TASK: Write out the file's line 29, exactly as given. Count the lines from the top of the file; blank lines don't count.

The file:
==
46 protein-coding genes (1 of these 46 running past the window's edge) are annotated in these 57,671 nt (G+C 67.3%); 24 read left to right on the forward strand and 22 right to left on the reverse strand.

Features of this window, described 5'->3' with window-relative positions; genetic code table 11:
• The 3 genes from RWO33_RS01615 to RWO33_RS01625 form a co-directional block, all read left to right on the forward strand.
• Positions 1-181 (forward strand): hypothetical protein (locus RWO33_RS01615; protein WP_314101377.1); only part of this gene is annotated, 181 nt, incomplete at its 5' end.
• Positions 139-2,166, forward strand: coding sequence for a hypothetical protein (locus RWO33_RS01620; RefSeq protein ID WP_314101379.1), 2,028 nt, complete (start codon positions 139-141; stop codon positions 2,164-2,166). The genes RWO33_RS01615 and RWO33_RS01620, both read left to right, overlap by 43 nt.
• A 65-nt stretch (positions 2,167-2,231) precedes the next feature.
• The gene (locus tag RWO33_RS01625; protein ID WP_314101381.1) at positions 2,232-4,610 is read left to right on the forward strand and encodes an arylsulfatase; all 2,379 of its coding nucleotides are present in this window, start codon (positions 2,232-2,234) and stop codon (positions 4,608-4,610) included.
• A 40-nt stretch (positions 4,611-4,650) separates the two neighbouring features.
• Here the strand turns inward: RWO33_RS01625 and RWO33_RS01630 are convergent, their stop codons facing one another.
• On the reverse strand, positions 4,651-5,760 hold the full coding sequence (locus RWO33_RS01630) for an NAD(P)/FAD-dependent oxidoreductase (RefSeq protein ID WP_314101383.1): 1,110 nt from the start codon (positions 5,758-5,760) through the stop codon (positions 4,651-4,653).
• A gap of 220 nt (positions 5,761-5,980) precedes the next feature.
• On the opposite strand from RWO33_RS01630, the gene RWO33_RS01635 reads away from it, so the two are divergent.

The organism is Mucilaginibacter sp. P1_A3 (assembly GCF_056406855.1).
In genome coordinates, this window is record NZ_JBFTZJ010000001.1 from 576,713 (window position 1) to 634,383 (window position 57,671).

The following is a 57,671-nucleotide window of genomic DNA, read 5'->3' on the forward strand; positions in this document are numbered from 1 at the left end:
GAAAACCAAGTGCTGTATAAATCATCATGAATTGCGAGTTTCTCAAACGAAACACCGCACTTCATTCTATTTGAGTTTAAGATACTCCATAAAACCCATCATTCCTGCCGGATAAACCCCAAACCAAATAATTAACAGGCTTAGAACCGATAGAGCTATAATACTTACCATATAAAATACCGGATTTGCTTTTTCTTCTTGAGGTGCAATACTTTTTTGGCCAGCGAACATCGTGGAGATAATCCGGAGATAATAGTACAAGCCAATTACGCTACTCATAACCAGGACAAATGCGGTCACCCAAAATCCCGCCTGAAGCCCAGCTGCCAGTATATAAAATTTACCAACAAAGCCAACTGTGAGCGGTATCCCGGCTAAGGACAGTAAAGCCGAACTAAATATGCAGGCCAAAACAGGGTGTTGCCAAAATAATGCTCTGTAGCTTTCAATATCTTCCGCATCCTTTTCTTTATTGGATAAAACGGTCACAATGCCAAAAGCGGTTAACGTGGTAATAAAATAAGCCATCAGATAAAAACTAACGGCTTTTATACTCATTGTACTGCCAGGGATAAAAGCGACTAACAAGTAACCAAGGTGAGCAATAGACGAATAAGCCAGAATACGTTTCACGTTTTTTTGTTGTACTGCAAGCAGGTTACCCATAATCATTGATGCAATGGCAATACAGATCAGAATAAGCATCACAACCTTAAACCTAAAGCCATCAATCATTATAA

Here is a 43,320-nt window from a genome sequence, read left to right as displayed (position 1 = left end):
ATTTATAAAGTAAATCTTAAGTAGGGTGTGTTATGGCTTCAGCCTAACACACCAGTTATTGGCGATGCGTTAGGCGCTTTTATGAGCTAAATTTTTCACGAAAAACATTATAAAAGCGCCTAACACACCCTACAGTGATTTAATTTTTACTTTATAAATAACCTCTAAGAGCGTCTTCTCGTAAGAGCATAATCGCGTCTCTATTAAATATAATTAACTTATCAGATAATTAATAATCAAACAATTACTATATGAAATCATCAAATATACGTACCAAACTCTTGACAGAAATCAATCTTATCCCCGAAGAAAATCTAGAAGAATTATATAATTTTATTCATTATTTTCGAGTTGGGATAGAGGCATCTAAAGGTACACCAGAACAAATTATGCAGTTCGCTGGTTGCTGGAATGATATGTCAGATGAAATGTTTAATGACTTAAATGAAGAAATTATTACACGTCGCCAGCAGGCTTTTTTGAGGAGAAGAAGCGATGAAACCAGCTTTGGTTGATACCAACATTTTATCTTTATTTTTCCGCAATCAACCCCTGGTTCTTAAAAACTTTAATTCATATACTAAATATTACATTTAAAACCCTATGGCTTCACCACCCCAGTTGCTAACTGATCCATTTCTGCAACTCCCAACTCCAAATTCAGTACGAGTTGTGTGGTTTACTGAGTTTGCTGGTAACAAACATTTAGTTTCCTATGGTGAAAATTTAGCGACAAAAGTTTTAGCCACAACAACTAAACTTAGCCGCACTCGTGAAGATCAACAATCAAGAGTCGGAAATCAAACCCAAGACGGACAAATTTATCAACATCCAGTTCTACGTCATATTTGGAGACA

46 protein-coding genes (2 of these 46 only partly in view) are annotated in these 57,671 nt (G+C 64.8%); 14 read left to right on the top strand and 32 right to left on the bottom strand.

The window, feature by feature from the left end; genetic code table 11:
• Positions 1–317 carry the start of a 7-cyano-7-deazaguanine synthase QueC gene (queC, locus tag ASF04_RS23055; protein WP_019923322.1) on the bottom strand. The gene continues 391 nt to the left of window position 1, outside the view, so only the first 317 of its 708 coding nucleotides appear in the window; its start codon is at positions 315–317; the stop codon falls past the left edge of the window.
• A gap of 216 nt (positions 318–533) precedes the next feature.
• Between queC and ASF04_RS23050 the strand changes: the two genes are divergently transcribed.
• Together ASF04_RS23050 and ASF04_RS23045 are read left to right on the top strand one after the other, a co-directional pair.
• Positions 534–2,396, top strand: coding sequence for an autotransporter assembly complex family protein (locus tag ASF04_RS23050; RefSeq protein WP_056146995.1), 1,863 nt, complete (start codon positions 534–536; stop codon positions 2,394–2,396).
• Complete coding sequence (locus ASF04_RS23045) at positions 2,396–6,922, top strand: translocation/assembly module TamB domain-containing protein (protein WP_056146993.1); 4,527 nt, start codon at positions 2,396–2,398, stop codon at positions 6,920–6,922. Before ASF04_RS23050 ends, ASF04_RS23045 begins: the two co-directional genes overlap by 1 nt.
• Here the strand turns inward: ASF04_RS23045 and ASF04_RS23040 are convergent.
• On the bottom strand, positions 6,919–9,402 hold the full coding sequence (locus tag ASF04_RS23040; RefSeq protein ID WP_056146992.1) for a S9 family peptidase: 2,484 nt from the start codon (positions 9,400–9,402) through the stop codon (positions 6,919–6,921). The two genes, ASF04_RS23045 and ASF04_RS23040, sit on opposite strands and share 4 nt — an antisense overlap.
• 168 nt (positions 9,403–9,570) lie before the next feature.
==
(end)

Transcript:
• 168 nt (positions 9,403–9,570) lie before the next feature.